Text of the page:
Kaiser Permanente research published today in the American Journal of Preventive Medicine found if patients with hypertension taking prescribed medications experience unusually low blood pressures -- systolic blood pressure under 110mmHg -- they are twice as likely to experience a fall or faint as patients whose treated blood pressure remains 110mmHg and above.
This research is timely because late last year the American Heart Association and the American College of Cardiology lowered its definition of high blood pressure from a systolic blood pressure of at least 140 to a systolic of at least 130, said the study's lead author John J. Sim, MD, a nephrologist with the Kaiser Permanente Los Angeles Medical Center.
"Efforts to reduce blood pressures for patients with hypertension are an important factor in reducing the risk of heart attack and stroke," Dr. Sim said. "But our study shows that attaining a lower blood pressure could create to a subpopulation of patients whose blood pressures may go too low, which can pose risk for serious falls and fainting."
To determine the effects of blood pressure reduction among hypertension on patients, Dr. Sim and a team of researchers studied the electronic health records of more than 475,000 Kaiser Permanente patients in Southern California who were prescribed medication to treat hypertension. Over a one-year period, both mean and minimum systolic blood pressure readings of less than 110 mmHg were associated with higher rates of serious falls and fainting that resulted in emergency department visits or inpatient encounters.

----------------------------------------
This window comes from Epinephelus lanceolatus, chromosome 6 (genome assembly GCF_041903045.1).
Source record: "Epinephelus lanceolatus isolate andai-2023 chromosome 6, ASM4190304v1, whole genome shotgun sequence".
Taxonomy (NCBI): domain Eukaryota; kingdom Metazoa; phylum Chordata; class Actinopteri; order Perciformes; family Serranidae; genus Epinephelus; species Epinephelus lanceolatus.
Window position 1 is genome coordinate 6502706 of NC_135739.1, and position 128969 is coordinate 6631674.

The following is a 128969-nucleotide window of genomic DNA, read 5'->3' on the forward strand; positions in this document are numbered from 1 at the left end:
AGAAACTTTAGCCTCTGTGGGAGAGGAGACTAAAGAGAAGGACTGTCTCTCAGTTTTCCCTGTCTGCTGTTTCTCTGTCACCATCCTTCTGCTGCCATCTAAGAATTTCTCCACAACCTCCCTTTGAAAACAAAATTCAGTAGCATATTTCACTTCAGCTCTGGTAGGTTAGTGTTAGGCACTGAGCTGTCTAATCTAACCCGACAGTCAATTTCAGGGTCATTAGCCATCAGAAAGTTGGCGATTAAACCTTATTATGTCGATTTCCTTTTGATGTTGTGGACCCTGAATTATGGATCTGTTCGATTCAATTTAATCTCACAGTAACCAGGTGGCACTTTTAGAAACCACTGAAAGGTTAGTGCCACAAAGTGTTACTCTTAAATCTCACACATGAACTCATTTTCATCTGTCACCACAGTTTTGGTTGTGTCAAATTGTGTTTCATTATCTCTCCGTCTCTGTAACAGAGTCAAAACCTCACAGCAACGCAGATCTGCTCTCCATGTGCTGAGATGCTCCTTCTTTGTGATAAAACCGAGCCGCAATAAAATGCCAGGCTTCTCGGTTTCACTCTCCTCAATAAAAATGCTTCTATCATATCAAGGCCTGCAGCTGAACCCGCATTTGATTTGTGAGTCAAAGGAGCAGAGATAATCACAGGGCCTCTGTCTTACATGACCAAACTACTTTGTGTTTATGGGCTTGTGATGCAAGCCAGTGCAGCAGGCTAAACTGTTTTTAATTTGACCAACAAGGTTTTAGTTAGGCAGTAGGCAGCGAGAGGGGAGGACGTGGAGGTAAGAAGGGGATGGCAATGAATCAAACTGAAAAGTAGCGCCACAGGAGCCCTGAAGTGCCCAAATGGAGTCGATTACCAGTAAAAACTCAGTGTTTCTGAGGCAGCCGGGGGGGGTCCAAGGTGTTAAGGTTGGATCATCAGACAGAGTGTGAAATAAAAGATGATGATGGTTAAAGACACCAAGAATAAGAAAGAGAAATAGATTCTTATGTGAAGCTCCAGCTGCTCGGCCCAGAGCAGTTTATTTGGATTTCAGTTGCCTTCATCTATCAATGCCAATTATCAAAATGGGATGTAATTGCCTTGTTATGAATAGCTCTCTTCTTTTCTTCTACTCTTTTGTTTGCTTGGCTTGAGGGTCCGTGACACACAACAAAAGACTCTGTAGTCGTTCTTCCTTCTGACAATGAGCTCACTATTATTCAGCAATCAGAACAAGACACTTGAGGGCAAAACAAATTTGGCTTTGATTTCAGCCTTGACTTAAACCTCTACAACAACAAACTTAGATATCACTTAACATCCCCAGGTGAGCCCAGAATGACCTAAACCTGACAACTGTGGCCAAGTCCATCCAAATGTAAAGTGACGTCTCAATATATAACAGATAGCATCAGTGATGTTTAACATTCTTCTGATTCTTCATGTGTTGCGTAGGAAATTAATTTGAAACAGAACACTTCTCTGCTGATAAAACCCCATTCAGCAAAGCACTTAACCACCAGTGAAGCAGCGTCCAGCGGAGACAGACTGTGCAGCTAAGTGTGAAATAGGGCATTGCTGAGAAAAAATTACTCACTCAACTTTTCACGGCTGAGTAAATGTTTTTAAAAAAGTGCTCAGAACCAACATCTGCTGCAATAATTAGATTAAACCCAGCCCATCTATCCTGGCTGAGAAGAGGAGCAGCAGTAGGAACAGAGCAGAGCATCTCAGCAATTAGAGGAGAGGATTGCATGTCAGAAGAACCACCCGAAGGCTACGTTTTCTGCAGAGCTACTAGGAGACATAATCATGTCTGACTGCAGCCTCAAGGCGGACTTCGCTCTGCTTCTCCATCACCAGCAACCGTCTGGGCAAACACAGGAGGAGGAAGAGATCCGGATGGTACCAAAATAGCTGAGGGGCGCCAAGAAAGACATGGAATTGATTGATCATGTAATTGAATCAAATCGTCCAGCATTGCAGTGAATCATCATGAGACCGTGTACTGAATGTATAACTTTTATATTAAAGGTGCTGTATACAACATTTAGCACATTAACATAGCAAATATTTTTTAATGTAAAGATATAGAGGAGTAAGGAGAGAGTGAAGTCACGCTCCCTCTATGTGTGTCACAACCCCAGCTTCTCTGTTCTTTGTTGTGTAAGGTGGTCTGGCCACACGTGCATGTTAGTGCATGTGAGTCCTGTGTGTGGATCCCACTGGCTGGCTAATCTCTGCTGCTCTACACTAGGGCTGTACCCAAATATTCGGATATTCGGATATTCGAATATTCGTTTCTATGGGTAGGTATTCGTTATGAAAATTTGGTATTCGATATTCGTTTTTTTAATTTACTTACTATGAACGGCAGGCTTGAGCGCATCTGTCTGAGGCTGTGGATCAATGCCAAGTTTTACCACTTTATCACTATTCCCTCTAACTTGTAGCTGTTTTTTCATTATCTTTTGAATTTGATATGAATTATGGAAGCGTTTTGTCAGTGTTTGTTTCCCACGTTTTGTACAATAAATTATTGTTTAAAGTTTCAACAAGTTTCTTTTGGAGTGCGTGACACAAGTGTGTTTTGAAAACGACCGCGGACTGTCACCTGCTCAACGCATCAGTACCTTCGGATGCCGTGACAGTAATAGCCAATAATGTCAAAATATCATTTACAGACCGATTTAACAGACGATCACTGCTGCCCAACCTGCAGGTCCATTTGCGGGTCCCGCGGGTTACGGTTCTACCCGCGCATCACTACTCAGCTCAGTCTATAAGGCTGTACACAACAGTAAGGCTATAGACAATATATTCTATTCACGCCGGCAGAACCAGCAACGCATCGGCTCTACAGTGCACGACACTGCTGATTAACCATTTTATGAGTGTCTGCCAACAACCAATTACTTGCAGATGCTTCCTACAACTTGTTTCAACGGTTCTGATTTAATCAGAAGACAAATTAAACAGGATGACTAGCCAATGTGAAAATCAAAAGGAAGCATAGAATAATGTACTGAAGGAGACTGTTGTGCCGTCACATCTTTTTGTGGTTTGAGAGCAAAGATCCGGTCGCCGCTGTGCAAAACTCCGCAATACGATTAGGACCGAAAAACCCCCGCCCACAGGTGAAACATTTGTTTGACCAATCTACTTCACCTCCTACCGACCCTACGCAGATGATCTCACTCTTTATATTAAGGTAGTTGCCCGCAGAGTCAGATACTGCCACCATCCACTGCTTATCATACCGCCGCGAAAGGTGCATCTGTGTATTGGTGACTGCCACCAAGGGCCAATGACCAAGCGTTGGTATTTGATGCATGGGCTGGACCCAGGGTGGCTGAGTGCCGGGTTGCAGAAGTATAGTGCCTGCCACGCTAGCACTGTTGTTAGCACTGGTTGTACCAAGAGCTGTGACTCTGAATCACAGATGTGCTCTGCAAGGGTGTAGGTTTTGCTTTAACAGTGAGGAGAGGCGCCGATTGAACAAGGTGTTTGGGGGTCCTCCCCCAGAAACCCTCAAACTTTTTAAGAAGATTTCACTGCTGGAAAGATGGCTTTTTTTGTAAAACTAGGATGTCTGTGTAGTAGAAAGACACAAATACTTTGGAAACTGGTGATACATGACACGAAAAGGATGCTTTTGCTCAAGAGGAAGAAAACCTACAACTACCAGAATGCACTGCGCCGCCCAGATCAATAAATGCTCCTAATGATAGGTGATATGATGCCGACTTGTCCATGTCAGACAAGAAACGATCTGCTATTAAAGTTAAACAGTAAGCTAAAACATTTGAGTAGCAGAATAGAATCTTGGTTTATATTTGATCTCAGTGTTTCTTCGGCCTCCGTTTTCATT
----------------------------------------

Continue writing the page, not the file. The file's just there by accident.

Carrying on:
Among the patients with treated blood pressure:
27 percent had a systolic blood pressure under 110mmHg during at least one visit
3 percent of patients had an average systolic pressure reading of less than 110mmHg over the one-year study period
Patients with a single episode of systolic pressure lower than or equal to 110mmHg during the one-year period were twice as likely to experience a serious fall or faint
Patients who had an average systolic blood pressure lower than 110mmHg over the one-year study period had a 50 percent greater risk of serious falls and fainting than those who had an average systolic blood pressure higher than 110mmHg
"Physicians considering lower blood pressure targets for their patients should weigh the risks and benefits of aggressive blood pressure lowering on an individual basis, especially in older patients," said Dr. Sim.
He noted that older patients are more likely to have acute reductions in blood pressure, such as orthostatic hypotension, which is when a patient's blood pressure drops substantially when they stand or get upright, and have slower reflexes to compensate and normalize their blood pressure. They also are more susceptible to side effects of low blood pressure, he said.
Some characteristics physicians should watch out for before considering lowering a patient's blood pressure are acute illness, blood pressure variation throughout the day, and orthostatic hypotension, Dr. Sim said.